Spatial learning in two inbred strains of mice: genotype-dependent effect of amygdaloid and hippocampal lesions

Clelia Rossi-Arnaud, Sandro Fagioli, Martine Ammassari-Teule

Research output: Contribution to journalArticlepeer-review


Spatial learning performance and maze-running strategies were estimated in two inbred strains of mice, C57BL/6 and DBA/2, submitted to an 8-arm radial maze task. Subsequently the genotype-dependent effect of hippocampus and amygdala on the mastering of this task was examined as a function of the different acquisition model provided by each strain. The results firstly show that unoperated C57BL/6 mice reach a higher level of performance and develop a stronger preference for adjacent arms -45° angle-turns than unoperated DBA/2 mice. In the high learner C57BL/6 strain, both hippocampal and amygdaloid lesions impair performance and modify maze-running strategies. With practice, however, the difference between amygdala-lesioned mice and controls disappears while that between hippocampus-lesioned mice and controls persists. Conversely, in the low learner DBA/2 strain, hippocampal lesions have a negative effect on a single parameter of performance, while amygdaloid lesions only affect maze-running strategies. Taken together, these results confirm the specific control exerted by the hippocampus on spatial learning. Moreover, they suggest that the amygdala can parallel the role of the hippocampus as far as the baseline level of performance of the strain considered is high.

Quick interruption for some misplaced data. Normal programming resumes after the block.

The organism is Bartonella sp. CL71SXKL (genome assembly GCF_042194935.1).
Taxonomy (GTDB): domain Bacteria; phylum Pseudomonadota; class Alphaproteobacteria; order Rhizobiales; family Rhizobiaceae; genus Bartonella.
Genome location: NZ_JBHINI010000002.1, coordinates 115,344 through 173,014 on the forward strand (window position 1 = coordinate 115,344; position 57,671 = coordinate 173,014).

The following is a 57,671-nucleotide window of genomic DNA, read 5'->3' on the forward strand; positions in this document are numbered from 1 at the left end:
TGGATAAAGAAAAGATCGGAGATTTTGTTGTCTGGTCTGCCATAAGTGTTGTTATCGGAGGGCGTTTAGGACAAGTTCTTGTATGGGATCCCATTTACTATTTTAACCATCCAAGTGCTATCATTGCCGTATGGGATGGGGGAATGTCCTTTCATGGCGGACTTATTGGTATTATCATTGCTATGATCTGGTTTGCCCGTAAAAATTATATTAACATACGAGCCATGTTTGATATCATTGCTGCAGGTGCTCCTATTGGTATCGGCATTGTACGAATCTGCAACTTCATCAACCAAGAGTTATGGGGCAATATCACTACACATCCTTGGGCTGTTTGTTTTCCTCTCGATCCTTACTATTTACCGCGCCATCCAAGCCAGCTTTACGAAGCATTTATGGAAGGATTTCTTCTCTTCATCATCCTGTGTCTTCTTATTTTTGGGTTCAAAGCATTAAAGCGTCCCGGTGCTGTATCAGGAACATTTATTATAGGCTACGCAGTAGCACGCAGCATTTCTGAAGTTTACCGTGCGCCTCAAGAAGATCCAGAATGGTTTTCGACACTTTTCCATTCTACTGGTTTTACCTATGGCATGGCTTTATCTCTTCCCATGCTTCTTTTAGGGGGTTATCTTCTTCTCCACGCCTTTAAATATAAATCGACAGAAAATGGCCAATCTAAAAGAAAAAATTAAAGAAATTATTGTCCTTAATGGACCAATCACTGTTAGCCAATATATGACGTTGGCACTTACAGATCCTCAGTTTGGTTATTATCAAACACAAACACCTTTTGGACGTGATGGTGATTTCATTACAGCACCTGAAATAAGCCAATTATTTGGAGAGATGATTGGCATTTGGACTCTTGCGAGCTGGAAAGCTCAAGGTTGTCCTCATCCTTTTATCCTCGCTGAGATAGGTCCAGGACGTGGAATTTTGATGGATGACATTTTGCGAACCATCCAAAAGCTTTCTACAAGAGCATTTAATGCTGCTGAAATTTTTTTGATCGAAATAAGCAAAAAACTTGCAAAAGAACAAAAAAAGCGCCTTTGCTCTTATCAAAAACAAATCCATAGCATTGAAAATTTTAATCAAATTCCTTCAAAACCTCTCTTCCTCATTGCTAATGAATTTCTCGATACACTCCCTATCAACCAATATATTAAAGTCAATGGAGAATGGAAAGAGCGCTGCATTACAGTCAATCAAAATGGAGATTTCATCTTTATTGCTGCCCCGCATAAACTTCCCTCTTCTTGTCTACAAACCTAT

Original languageEnglish
Pages (from-to)9-16
Number of pages8
JournalBehavioural Brain Research
Issue number1
Publication statusPublished - Oct 25 1991


  • Amygdala
  • Choice behaviour
  • Hippocampus
  • Inbred mouse
  • Lesion
  • Spatial learning

ASJC Scopus subject areas

  • Behavioral Neuroscience


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